Don’t let lying keep you from getting the coverage you need
Insurance companies go through a lot of information when you apply. They look at your health, lifestyle, family medical history, etc. But do they drug test for life insurance policies? Yeah, girl, they do. Well, some do. The underwriting process is, in part, to determine risk, and the drugs you’re taking can help round out that picture. But if you lie about any drugs you’re taking during the application process, things can get a little weird. How weird? Like fraud-levels of weird. But it’s cool, hang out with us and we’ll get you caught up on whether or not you should lie about drugs on a life insurance application (hint: you shouldn't).
The Wyshbox Blog
- Can I lie about weed on my life insurance application?
- Do they drug test for life insurance policies?
- What drugs do life insurance companies look for?
- Consequences of lying
Can I lie about weed on my life insurance application?
Up top, we’re going to say that lying on your life insurance application is just not a good idea. It may seem like a clever way to get lower rates and better coverage, but let’s not kid ourselves here. The consequences of doing something like that can range from simply having your application rejected to full-blown insurance fraud. So be careful. We want to stress that it’s highkey important to be as honest with the insurance company as possible. That includes drugs that you may be taking, recreationally or for medicinal purposes.
Do they drug test for life insurance policies?
Depends on which company you’re applying with. During underwriting, some insurers rely on your medical files that are on record. So any medical info that’s out there will be visible during that underwriting process. If a company requires a medical exam, then during that exam, yeah, you’re probably going to undergo some kinda drug test. Does life insurance test for weed? Well, it’s not a full-on life insurance exam drug test, per se, but it’s part of the overall snapshot taken that helps calculate risk. A standard medical exam might look at a urine and blood sample, in addition to your weight, height, blood pressure, etc., so if you’re on any drugs, they’ll show up. So if you’re asking yourself, “what level of THC do life insurance companies test for,” take a breath, because they don’t usually look for it specifically.
What drugs do life insurance companies look for?
Every insurance company is different, but they look for drugs that might point to any significant health risks. This means that they look at what the drugs are causing or addressing. In the case of addiction or substance abuse, companies may require that you be drug-free for a certain amount of time. You might have to be clean for months or even years before you can think about applying for a life insurance policy. Addiction is a serious risk to a person’s health, and even alcohol abuse can be a huge red flag for a company.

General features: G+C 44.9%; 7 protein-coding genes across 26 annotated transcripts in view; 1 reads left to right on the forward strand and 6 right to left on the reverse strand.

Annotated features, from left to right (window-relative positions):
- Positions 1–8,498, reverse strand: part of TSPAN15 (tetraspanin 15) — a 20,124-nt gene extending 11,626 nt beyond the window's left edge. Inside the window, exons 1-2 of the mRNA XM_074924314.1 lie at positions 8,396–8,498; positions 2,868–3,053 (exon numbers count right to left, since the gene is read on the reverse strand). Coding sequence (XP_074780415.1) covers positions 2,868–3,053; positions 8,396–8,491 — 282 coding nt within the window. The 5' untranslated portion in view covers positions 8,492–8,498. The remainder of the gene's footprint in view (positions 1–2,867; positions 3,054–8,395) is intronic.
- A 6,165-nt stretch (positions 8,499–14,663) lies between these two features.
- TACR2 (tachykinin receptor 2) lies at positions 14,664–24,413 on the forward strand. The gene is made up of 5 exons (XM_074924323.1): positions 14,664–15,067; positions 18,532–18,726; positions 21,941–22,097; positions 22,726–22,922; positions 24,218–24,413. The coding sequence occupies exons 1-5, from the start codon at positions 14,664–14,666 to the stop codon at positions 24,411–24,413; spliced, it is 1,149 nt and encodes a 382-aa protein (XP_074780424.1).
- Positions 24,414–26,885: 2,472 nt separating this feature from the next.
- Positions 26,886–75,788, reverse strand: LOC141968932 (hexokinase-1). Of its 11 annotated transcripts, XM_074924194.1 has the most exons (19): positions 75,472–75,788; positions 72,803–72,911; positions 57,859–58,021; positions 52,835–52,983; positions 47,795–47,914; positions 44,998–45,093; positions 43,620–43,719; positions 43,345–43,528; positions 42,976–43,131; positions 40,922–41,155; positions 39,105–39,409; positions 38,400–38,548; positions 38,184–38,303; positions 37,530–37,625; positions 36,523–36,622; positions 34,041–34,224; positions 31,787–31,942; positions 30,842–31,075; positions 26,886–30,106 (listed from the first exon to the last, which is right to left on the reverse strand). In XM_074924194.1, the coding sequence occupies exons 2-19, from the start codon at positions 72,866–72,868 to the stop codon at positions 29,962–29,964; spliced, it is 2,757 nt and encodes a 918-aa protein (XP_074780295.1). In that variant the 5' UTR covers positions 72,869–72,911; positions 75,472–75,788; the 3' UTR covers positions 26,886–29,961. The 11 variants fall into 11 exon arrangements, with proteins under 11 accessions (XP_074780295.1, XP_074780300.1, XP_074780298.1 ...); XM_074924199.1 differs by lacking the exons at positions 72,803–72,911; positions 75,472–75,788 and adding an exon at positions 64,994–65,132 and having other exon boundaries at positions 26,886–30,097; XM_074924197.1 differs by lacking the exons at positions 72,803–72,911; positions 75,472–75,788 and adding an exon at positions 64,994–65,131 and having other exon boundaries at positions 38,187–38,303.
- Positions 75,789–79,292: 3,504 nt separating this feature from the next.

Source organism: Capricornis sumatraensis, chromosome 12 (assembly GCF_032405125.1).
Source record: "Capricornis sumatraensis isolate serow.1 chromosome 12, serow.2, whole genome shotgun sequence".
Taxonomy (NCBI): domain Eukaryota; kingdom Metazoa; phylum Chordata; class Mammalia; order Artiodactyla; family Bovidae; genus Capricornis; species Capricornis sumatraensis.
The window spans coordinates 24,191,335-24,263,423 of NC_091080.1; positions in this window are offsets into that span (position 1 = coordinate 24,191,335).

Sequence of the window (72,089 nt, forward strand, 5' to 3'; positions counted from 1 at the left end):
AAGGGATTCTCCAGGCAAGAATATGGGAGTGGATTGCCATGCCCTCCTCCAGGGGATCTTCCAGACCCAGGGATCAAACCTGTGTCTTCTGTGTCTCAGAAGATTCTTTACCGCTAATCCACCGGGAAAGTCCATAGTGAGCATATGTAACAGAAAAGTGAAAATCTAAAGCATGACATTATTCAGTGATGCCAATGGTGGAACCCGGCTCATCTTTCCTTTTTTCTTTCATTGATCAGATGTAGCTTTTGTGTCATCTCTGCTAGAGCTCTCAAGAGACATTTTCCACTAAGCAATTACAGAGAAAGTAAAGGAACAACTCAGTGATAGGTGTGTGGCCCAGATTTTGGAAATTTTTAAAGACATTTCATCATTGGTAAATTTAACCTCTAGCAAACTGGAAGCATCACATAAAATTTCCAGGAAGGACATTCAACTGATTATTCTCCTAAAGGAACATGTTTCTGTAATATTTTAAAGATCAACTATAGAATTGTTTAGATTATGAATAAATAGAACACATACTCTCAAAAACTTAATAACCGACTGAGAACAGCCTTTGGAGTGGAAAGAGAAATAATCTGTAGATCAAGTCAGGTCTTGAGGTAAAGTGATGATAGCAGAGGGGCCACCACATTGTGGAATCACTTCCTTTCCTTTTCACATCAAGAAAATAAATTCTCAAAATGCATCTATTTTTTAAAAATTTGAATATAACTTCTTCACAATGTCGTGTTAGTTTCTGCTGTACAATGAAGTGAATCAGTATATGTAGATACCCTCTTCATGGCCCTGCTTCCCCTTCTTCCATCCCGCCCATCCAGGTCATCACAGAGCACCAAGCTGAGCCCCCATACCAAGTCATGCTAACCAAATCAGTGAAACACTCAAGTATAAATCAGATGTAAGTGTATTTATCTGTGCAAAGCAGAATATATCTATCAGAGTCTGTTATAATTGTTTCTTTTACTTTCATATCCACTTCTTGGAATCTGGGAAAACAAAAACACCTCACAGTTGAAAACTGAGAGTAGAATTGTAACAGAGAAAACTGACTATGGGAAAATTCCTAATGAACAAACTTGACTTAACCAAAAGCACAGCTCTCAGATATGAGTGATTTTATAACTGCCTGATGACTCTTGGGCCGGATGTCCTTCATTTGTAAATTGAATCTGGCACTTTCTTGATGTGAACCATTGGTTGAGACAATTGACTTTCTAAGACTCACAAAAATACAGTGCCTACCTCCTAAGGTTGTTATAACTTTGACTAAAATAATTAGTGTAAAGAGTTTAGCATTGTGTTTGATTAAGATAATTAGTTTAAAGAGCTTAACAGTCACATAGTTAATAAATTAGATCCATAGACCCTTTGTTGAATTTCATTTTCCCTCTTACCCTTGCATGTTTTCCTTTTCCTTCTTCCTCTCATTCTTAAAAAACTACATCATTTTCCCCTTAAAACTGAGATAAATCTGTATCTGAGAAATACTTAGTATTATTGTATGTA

There’s a difference between drug abuse and other drug uses, though. Insurance companies also look at prescribed drugs such as addiction treatment drugs, painkillers, and marijuana, prescribed and recreational. These don’t instantly signal abuse, but they can point to other health risks insurers would prefer to know about. And marijuana especially, ‘cause if you smoke that good kush regularly, you may be given a smoker class rating. Life insurance rates for smoker vs. nonsmoker come with different monthly costs, so if you’re getting loud regularly, you may pay higher premiums.
Consequences of lying
As we said, there are consequences to lying on a life insurance application. If the lie is small, the consequences may be minor. Let’s say you lie about the occasional “‘icky sticky” smoke session. If the insurance company finds out, you may face higher monthly costs or be classified as a smoker. Or you may just not be approved for a policy. It’s not the worst thing, but we wouldn’t want you to lose out on a potential life insurance policy because you weren’t truthful about ripping a bong.
But losing a life insurance policy isn’t the worst-case scenario. Another hypothetical—you get a life insurance policy but you lied about regularly blazing up with your friends. Then, during the first two years of your policy, you die of lung cancer. Should the insurer find out the cause of death and see that you lied on your application, there’s a chance your beneficiaries may receive a significantly reduced payout, or they might not receive a payment at all. Life insurance is about protecting your loved ones, so don’t let a lie prevent them from seeing that protection.